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Discussion Starter #1
I do prefer steel, no doubt. But I have to admit this is interesting. And MSRP is around $580, available in about 90 days.

I wouldn't mind seeing one up close...

EAA
 

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One small glitch. It is not the FIRST polymer frame 1911. The was the short lived BUL from Israel sold by Kimber and Wilson.

That doesn't mean it isn't interesting though.
 

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Certainly is affordable. It's been a long time since I have competed with the 1911, I was just wondering if this polymer 1911 would be a good base for a competitive pistol. With it being lighter I can see the advantage of being much more comfortable for a carry, but not that sure of it's performance. I also would like to get my hands on one to play with to see what can be done to it for say a PPC course.
 

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Discussion Starter #6
One small glitch. It is not the FIRST polymer frame 1911. The was the short lived BUL from Israel sold by Kimber and Wilson.

That doesn't mean it isn't interesting though.
Thanks for keeping me straight, Charlie. Strangely, I really don't remember a single stack polymer 1911. I've got a feeling that I just might need a few more terabytes of storage space. Wish Apple would hurry up with that gadget before I forget my wife's name (or some other potentially fatal bit of information). ;)
 

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While interesting, I'm not sure what the advantage is? It's probably an ounce, maybe two lighter than an aluminum frame 1911; and I don't find anything wrong with aluminum frames. In fact, I downright love them. I'd love to have an aluminum frame full size, and I really wish someone would make a commercially available aluminum frame for those of us who like to build guns.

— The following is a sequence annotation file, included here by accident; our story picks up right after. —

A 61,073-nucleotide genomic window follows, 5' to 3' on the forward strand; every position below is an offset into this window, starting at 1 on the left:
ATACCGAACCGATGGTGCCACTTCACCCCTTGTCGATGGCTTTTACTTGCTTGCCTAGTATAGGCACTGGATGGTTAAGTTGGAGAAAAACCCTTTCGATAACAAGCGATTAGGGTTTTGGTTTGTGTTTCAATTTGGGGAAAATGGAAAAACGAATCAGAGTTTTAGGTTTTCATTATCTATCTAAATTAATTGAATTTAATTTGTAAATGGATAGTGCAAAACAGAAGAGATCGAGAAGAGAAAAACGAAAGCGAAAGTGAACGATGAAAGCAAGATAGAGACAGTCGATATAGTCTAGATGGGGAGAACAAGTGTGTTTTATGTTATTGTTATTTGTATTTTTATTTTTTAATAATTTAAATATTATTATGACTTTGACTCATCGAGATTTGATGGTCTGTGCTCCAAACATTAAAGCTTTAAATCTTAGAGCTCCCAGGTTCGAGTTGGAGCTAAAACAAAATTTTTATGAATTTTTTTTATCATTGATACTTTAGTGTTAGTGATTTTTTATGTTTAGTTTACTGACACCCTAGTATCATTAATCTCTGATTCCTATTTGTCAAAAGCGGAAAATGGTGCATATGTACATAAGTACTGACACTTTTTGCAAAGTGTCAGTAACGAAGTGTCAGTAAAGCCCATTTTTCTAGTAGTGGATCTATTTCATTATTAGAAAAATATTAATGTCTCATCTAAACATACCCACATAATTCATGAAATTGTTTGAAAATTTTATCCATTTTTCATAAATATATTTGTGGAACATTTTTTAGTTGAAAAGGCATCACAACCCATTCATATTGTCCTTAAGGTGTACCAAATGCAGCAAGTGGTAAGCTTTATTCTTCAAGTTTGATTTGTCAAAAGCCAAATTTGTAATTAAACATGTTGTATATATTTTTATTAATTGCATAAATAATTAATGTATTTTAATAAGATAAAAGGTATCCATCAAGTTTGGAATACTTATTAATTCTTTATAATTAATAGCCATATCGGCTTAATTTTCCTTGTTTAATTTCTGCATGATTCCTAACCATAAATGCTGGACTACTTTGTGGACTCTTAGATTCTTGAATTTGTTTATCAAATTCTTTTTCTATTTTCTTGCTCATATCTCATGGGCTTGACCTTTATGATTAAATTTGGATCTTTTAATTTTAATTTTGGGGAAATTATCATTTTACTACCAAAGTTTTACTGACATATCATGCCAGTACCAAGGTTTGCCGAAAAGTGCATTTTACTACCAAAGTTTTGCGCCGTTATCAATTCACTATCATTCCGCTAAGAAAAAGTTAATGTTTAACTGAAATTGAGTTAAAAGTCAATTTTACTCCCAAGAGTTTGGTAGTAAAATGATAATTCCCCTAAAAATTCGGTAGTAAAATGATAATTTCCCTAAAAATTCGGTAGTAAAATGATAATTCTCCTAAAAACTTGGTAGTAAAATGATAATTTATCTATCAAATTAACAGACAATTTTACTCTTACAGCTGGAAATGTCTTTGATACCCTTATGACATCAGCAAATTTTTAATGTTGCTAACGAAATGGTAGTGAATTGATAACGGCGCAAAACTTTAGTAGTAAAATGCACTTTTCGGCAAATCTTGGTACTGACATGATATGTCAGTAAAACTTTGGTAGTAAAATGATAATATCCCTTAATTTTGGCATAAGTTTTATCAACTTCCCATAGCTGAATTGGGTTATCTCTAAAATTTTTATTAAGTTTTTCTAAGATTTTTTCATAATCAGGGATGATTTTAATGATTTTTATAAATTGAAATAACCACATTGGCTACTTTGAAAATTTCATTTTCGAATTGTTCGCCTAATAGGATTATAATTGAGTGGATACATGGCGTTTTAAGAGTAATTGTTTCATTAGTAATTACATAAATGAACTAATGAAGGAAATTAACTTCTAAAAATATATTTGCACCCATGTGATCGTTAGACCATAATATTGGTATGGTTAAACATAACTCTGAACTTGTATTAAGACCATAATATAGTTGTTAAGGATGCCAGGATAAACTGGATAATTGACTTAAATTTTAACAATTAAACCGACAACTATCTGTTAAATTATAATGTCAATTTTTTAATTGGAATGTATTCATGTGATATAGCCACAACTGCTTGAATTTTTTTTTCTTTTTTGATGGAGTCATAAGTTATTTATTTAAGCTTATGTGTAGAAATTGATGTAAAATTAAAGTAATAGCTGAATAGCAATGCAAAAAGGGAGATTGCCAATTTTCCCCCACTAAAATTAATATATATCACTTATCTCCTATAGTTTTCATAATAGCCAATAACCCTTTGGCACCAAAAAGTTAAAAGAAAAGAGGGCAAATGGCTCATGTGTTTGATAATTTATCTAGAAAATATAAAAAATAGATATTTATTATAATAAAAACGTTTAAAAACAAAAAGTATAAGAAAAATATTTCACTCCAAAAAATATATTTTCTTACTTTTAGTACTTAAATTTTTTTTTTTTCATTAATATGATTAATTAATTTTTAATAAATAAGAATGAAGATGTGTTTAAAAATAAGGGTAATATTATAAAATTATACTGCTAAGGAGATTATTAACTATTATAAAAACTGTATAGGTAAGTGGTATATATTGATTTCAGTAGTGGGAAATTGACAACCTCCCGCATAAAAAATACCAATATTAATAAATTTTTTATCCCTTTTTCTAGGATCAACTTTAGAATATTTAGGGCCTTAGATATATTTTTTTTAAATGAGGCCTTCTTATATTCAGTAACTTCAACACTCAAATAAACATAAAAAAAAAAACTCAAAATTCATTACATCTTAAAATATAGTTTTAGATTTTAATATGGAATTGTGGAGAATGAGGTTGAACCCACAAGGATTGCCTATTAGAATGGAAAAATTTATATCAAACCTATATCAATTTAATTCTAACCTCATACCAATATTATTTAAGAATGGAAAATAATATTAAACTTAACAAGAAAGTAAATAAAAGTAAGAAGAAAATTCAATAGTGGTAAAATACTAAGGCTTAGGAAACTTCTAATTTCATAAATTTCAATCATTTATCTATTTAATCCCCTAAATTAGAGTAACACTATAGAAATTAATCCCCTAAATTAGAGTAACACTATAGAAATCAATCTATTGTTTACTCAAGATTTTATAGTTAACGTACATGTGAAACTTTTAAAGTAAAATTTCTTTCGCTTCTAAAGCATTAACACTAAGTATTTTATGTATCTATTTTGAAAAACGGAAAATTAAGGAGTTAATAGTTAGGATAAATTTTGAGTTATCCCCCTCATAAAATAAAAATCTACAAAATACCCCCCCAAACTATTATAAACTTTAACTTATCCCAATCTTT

If the quality and performance is there, I see nothing wrong with this, but it's not something that excites me.
 

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I'd love to have an aluminum frame full size, and I really wish someone would make a commercially available aluminum frame for those of us who like to build guns.
Fed Ord made them in the '80s, and I built one. Nastiest shooting 1911 I've ever fired--I'd MUCH rather shoot a LW Commander. AFAIC it's definitely a "carry much, shoot as little as possible" gun.
 

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Fed Ord made them in the '80s, and I built one. Nastiest shooting 1911 I've ever fired--I'd MUCH rather shoot a LW Commander. AFAIC it's definitely a "carry much, shoot as little as possible" gun.
Yeah I've built a couple of those. A friend had a LW full size from I wanna say Springfield some years ago, and I didn't find it disagreeable. But yeah, I like the LW Commander better; kinda makes more sense. A LW full size is for the guy who has everything:)
 

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A LW full size is for the guy who has everything:)
Yeah, that's pretty much why I have one. ;) Today it pretty much lives in my bugout bag.

It's not a bad gun, it just seems to me to recoil way more than a 1911 should.:-?
 

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Discussion Starter #11
The Kimber version of the LW Commander is what I have and carry almost exclusively. The Super Carry Pro.

Kimber America | Super Carry Pro

Aluminum frame, rounded butt, 4" bull barrel, no bushing.

The only Commander I ever owned was a Combat Commander. Sure wish I still had it. :cry:

I am not fond of how the bushing-less system breaks down. Just kind of PITA if you ask me, But I am the first to admit that it is reliable and a whole lot more accurate than I am.

I really just want to examine one of the new EAA's. The molding looked kind of rough in the photos. Like to see if that was a problem they already addressed or the photos were deceiving.
 

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I really just want to examine one of the new EAA's. The molding looked kind of rough in the photos. Like to see if that was a problem they already addressed or the photos were deceiving.